The second step involves the nicotinamide core recycling pathway which has been discussed earlier. In this pathway, the enzyme NMNAT converts NMN to NAD+.
So, we can say that this process may slightly be less direct than the NMN pathway.
By understanding the distinct metabolic pathways of NMN and NR, you can make an informed decision about which supplement is more aligned with your health goals.
NMN (nicotinamide mononucleotide) and NR (nicotinamide riboside) are two popular NAD+ (nicotinamide adenine dinucleotide) precursors that share some similarities.
NMN and NR are biosynthetic precursors to NAD+ and have similar molecular structures. The main difference is that NMN has an added phosphate group, making it a larger molecule than NR.
Some scientists believe that NMN is too large to cross cellular membranes and must convert to NR before entering cells, where NAD+ biosynthesis occurs. Once inside cells, NR gets converted to NMN via enzymes called NRKs. This conversion process allows both NMN and NR to contribute to NAD+ production.
Both NMN and NR have been shown to effectively increase NAD+ levels in humans and are considered safe for consumption. However, there is ongoing debate about which precursor is more efficient in terms of safety and efficacy.
Some individuals who have tried both NMN and NR supplements claim that NMN has stronger effects, such as increased energy levels, while others prefer NR. These testimonials may vary depending on individual experiences and preferences.
There is a growing number of completed and ongoing human clinical trials studying the effects of NMN and NR on specific aspects of human physiology or performance. However, there is currently no direct comparison between the two precursors in human studies.
So we see that the activation of the protein Sirtuins is a common ground in both cases. Sirtuins are a family of proteins that regulate cellular health. They play a role in extending lifespan and improving healthspan, making NMN and NR attractive options for those interested in longevity and wellness.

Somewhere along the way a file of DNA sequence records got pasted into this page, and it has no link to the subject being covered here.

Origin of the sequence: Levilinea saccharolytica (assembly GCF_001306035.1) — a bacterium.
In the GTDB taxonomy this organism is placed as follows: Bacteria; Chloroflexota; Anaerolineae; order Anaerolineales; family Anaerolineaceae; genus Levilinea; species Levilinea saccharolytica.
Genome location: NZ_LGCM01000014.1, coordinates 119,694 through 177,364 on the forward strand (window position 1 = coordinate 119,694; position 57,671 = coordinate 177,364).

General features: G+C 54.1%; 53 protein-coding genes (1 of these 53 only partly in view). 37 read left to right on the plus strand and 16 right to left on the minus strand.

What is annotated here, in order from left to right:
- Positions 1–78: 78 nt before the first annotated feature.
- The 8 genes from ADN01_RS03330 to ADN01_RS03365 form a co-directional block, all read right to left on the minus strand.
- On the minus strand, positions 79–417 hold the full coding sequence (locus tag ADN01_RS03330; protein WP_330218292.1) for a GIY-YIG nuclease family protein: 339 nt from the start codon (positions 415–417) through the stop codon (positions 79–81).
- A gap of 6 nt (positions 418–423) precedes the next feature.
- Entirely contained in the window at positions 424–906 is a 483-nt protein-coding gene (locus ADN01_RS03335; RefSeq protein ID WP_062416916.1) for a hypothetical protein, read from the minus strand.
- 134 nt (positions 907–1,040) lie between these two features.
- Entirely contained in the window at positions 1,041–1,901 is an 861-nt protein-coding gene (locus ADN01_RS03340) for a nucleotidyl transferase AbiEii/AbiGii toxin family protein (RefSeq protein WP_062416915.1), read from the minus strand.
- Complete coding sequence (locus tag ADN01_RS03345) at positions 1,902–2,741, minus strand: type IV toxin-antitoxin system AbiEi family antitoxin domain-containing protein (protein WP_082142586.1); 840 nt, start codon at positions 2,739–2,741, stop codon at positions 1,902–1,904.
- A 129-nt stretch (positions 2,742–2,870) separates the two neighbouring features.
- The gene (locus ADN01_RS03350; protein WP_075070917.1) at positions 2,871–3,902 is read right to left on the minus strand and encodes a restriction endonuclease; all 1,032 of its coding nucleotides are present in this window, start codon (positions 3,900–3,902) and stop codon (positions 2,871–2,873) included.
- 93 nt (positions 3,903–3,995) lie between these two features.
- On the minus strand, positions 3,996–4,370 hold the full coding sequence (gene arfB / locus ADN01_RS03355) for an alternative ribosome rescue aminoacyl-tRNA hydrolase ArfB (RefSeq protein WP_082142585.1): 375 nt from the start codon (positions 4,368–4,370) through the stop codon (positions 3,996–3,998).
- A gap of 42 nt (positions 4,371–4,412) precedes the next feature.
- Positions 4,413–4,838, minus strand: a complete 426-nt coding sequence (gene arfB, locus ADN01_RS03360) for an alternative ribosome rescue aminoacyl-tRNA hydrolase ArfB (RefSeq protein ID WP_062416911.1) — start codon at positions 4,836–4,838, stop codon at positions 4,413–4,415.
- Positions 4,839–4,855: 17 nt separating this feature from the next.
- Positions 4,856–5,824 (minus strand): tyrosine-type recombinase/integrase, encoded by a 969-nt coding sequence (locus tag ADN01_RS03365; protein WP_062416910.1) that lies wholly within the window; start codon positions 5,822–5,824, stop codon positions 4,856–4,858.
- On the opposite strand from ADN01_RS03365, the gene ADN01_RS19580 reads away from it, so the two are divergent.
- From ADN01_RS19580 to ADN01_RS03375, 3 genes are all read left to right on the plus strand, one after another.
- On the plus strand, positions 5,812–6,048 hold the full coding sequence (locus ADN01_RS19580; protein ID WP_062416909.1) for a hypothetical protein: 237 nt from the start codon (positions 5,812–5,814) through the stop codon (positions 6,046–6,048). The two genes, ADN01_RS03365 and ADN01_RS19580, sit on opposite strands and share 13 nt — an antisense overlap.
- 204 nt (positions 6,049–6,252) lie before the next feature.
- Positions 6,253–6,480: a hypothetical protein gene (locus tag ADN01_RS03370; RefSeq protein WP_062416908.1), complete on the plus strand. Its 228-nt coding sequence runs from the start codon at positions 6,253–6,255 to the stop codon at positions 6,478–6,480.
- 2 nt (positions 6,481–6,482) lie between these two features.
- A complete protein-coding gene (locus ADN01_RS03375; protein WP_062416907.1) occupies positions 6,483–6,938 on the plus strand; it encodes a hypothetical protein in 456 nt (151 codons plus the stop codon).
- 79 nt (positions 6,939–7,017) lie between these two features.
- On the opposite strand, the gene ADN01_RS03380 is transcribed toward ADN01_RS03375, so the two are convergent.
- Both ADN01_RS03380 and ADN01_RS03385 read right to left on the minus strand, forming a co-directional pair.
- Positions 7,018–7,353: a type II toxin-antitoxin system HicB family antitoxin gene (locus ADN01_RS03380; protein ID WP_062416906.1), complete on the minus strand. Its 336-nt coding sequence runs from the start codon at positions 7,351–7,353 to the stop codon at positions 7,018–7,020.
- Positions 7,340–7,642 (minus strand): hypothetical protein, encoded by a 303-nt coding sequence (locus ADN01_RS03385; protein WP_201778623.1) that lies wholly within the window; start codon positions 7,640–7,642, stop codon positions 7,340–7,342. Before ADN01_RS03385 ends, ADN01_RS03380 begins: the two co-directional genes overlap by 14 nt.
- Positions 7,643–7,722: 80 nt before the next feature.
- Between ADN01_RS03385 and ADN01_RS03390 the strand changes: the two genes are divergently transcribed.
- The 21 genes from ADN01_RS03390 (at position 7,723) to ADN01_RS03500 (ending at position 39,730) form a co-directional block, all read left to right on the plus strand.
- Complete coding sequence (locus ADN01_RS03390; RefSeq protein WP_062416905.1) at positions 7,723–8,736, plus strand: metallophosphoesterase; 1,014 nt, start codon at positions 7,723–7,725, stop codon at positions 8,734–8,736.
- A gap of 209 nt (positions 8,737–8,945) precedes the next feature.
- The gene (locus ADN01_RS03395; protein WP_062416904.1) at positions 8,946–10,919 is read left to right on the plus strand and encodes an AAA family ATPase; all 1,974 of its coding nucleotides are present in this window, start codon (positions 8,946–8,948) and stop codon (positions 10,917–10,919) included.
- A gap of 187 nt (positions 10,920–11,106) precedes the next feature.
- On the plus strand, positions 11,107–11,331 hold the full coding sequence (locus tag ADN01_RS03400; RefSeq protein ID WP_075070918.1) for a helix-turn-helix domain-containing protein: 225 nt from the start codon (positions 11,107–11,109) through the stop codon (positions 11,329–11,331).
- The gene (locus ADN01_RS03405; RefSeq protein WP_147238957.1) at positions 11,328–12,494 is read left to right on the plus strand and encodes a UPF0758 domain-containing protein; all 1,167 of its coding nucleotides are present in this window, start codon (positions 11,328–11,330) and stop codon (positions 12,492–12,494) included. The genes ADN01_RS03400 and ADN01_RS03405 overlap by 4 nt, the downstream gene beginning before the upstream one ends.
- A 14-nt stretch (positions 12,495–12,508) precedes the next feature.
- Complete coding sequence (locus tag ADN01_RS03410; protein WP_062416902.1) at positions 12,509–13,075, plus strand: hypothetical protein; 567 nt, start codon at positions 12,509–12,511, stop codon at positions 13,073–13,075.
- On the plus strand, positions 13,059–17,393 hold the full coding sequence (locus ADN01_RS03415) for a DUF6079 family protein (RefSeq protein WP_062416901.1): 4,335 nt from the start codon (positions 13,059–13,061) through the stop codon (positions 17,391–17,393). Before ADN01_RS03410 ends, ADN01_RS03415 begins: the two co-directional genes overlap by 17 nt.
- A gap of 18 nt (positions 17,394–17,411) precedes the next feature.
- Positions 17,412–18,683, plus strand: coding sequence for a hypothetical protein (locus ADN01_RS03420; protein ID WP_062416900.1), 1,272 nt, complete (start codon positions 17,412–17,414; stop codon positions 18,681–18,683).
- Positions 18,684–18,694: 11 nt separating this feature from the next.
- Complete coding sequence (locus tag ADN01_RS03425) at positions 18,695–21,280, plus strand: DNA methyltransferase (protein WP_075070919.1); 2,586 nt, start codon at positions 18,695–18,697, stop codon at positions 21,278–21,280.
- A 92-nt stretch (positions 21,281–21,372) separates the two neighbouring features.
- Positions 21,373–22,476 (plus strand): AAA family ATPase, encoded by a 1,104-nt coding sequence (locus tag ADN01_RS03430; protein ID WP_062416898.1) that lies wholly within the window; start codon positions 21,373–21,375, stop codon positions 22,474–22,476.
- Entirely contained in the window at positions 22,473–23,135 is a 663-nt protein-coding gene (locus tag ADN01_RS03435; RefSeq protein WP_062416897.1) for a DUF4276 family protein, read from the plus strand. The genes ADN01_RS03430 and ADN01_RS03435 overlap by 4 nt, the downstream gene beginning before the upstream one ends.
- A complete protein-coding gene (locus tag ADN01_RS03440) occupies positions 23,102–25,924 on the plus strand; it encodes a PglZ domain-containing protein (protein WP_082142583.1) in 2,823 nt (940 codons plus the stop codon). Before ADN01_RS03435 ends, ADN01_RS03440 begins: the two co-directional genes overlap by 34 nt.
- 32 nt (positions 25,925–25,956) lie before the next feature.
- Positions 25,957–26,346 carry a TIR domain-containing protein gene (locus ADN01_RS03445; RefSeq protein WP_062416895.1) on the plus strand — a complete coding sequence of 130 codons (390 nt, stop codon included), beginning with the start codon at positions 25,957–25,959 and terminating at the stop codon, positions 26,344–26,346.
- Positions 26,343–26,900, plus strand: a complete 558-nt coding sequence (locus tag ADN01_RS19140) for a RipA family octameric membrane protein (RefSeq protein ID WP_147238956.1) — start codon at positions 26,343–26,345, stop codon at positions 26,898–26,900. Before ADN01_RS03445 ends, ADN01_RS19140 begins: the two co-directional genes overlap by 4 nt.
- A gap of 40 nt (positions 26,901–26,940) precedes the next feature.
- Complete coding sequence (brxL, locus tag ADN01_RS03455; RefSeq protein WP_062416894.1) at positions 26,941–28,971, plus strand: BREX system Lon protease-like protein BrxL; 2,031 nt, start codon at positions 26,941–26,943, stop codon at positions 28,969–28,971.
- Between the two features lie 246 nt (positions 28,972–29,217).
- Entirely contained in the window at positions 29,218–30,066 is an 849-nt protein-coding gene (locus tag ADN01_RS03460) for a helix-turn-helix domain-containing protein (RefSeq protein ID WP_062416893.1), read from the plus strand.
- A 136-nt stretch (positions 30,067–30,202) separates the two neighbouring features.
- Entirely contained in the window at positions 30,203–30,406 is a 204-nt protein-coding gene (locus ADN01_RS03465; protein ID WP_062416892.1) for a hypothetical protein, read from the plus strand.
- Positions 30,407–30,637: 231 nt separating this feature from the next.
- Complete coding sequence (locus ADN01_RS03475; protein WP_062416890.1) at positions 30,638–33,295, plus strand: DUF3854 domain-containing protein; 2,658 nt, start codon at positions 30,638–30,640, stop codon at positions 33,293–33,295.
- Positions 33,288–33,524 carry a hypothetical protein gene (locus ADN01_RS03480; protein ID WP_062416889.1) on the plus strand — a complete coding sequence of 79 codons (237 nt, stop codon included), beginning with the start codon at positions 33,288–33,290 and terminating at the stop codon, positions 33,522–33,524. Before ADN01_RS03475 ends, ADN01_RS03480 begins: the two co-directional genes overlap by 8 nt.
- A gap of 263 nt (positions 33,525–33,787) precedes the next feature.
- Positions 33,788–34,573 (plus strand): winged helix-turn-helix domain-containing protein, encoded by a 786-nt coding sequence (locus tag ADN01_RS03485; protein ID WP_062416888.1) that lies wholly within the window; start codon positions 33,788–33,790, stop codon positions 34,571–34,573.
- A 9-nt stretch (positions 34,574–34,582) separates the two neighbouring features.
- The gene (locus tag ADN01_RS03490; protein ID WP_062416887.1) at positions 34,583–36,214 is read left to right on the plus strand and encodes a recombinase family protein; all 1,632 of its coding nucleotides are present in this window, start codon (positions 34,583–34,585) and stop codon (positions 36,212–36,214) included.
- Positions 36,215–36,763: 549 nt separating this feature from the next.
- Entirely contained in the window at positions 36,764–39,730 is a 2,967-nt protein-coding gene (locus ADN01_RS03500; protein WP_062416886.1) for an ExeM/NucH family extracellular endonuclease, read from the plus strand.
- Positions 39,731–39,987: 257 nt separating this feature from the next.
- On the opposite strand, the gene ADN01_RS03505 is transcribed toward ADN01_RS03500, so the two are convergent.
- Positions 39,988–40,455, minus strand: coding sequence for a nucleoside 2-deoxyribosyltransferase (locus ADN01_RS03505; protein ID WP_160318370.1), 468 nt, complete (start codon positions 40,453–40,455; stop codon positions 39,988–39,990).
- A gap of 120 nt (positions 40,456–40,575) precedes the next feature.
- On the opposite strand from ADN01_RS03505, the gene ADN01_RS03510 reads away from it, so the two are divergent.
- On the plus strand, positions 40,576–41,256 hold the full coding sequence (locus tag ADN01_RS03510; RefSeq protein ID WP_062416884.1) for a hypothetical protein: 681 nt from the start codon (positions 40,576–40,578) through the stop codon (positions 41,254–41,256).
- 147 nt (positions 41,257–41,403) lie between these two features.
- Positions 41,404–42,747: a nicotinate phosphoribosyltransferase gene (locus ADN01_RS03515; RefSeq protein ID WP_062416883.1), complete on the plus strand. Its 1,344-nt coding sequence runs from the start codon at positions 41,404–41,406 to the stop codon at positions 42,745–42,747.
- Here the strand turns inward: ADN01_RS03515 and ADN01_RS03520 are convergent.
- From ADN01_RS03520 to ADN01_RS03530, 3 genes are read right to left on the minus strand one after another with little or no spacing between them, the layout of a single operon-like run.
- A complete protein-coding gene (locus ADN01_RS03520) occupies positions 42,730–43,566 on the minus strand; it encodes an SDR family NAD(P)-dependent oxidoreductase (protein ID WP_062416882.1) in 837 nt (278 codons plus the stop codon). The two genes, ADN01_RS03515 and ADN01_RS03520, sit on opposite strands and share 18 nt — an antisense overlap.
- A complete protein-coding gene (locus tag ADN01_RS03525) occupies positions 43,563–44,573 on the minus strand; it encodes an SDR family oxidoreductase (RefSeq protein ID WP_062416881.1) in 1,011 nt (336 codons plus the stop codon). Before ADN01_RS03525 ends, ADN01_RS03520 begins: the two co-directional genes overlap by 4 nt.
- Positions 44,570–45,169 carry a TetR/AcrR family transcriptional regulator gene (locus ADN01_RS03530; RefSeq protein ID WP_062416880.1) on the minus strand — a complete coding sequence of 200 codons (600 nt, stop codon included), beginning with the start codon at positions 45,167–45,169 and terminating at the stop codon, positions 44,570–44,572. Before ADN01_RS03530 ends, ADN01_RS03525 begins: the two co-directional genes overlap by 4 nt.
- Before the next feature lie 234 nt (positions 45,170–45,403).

phew, let’s take a break and take a look at an interesting fact:
In lab studies, NR was shown to protect mice from age-related noise-induced hearing loss. How did this happen? Well, studies revealed that NR triggers Sirtuins expression which in turn boosts NAD+ production. The effects mediated by the NAD+ were found to prevent noise-induced hearing loss in the mice.
Getting back to work now! Let’s head towards some differences between NMN and NR.
While NMN and NR share some core similarities, they also have distinct characteristics that may influence your choice between the two. Here’s a breakdown:
To be transported inside the cell, NMN has to be converted into NR, which adds an extra step to its metabolic pathway. This has led some to argue that NR might be more bioavailable. However, recent studies suggest that an elusive transporter can transport NMN directly into the cells, bypassing the need to be converted to NR. Therefore, NMN is rapidly absorbed and utilized, making the bioavailability of both compounds relatively comparable.
NMN tends to be more expensive than NR, primarily due to the complexity of its synthesis. If cost is a significant factor for you, NR might be the more economical choice without sacrificing too much in terms of benefits.
Both compounds have been studied for their potential health benefits, but NR currently has a slight edge in terms of the volume of research. It has been the subject of more clinical trials, particularly in the context of aging and metabolic health.
Both NMN and NR are generally considered safe and well-tolerated. However, some users have reported mild side effects like nausea or digestive discomfort with NR, while NMN is often cited as being easier on the stomach.
When it comes to NAD+ precursors, both NMN and NR have their merits. However, there are compelling reasons to consider NMN as the superior option, especially when bioavailability is a concern.
One of the most significant advantages of NMN is its superior bioavailability. NMN is rapidly converted into NAD+ once ingested, ensuring that more of the compound is utilized by the body.